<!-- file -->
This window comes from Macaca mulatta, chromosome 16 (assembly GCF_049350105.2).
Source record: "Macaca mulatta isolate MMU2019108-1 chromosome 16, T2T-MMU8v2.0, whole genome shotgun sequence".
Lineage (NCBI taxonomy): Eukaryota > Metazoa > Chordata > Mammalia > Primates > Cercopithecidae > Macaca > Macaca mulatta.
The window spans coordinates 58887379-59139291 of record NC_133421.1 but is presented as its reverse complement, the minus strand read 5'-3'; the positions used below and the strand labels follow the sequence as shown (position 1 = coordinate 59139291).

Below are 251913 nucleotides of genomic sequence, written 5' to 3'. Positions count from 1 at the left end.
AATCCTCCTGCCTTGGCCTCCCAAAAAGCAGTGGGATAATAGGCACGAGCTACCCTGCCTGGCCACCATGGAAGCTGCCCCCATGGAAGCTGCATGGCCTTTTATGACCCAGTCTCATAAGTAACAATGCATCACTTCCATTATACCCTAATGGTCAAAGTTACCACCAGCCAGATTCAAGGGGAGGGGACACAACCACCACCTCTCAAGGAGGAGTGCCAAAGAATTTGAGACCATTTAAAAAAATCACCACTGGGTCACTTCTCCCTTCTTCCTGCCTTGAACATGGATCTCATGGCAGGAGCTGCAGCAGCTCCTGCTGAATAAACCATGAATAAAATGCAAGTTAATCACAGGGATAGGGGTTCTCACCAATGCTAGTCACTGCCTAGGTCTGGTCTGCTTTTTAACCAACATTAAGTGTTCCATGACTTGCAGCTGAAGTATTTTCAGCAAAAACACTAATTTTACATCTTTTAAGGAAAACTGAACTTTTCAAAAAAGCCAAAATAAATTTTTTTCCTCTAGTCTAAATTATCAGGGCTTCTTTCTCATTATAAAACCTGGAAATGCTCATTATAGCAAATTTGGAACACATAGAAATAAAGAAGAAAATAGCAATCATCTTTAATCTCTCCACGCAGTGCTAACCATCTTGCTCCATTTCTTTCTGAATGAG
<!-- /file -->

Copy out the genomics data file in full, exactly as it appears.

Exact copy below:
This window comes from Macaca mulatta, chromosome 16 (assembly GCF_049350105.2).
Source record: "Macaca mulatta isolate MMU2019108-1 chromosome 16, T2T-MMU8v2.0, whole genome shotgun sequence".
Lineage (NCBI taxonomy): Eukaryota > Metazoa > Chordata > Mammalia > Primates > Cercopithecidae > Macaca > Macaca mulatta.
The window spans coordinates 58887379-59139291 of record NC_133421.1 but is presented as its reverse complement, the minus strand read 5'-3'; the positions used below and the strand labels follow the sequence as shown (position 1 = coordinate 59139291).

Below are 251913 nucleotides of genomic sequence, written 5' to 3'. Positions count from 1 at the left end.
AATCCTCCTGCCTTGGCCTCCCAAAAAGCAGTGGGATAATAGGCACGAGCTACCCTGCCTGGCCACCATGGAAGCTGCCCCCATGGAAGCTGCATGGCCTTTTATGACCCAGTCTCATAAGTAACAATGCATCACTTCCATTATACCCTAATGGTCAAAGTTACCACCAGCCAGATTCAAGGGGAGGGGACACAACCACCACCTCTCAAGGAGGAGTGCCAAAGAATTTGAGACCATTTAAAAAAATCACCACTGGGTCACTTCTCCCTTCTTCCTGCCTTGAACATGGATCTCATGGCAGGAGCTGCAGCAGCTCCTGCTGAATAAACCATGAATAAAATGCAAGTTAATCACAGGGATAGGGGTTCTCACCAATGCTAGTCACTGCCTAGGTCTGGTCTGCTTTTTAACCAACATTAAGTGTTCCATGACTTGCAGCTGAAGTATTTTCAGCAAAAACACTAATTTTACATCTTTTAAGGAAAACTGAACTTTTCAAAAAAGCCAAAATAAATTTTTTTCCTCTAGTCTAAATTATCAGGGCTTCTTTCTCATTATAAAACCTGGAAATGCTCATTATAGCAAATTTGGAACACATAGAAATAAAGAAGAAAATAGCAATCATCTTTAATCTCTCCACGCAGTGCTAACCATCTTGCTCCATTTCTTTCTGAATGAG